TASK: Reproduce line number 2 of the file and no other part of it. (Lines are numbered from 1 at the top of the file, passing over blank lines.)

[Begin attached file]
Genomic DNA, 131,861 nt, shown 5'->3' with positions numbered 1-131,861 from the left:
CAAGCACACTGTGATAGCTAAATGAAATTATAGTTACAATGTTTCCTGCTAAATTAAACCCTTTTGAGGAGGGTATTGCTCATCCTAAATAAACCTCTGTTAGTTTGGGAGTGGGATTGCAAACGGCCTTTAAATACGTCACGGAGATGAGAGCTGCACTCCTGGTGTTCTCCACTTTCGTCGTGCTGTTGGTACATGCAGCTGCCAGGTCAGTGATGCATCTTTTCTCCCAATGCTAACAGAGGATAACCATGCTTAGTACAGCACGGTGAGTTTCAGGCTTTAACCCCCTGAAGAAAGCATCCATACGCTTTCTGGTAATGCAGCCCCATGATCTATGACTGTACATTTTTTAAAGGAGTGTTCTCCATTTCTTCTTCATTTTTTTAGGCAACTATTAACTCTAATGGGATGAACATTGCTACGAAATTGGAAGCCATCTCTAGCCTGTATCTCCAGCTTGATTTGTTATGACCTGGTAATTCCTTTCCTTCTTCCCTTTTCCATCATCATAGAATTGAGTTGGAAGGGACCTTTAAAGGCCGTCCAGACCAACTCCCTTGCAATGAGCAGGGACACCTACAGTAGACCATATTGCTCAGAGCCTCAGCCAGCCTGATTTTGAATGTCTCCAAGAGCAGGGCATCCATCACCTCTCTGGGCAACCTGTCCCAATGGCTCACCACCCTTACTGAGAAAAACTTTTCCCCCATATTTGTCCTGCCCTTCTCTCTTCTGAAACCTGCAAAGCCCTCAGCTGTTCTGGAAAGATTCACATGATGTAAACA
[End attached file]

CAAGCACACTGTGATAGCTAAATGAAATTATAGTTACAATGTTTCCTGCTAAATTAAACCCTTTTGAGGAGGGTATTGCTCATCCTAAATAAACCTCTGTTAGTTTGGGAGTGGGATTGCAAACGGCCTTTAAATACGTCACGGAGATGAGAGCTGCACTCCTGGTGTTCTCCACTTTCGTCGTGCTGTTGGTACATGCAGCTGCCAGGTCAGTGATGCATCTTTTCTCCCAATGCTAACAGAGGATAACCATGCTTAGTACAGCACGGTGAGTTTCAGGCTTTAACCCCCTGAAGAAAGCATCCATACGCTTTCTGGTAATGCAGCCCCATGATCTATGACTGTACATTTTTTAAAGGAGTGTTCTCCATTTCTTCTTCATTTTTTTAGGCAACTATTAACTCTAATGGGATGAACATTGCTACGAAATTGGAAGCCATCTCTAGCCTGTATCTCCAGCTTGATTTGTTATGACCTGGTAATTCCTTTCCTTCTTCCCTTTTCCATCATCATAGAATTGAGTTGGAAGGGACCTTTAAAGGCCGTCCAGACCAACTCCCTTGCAATGAGCAGGGACACCTACAGTAGACCATATTGCTCAGAGCCTCAGCCAGCCTGATTTTGAATGTCTCCAAGAGCAGGGCATCCATCACCTCTCTGGGCAACCTGTCCCAATGGCTCACCACCCTTACTGAGAAAAACTTTTCCCCCATATTTGTCCTGCCCTTCTCTCTTCTGAAACCTGCAAAGCCCTCAGCTGTTCTGGAAAGATTCACATGATGTAAACA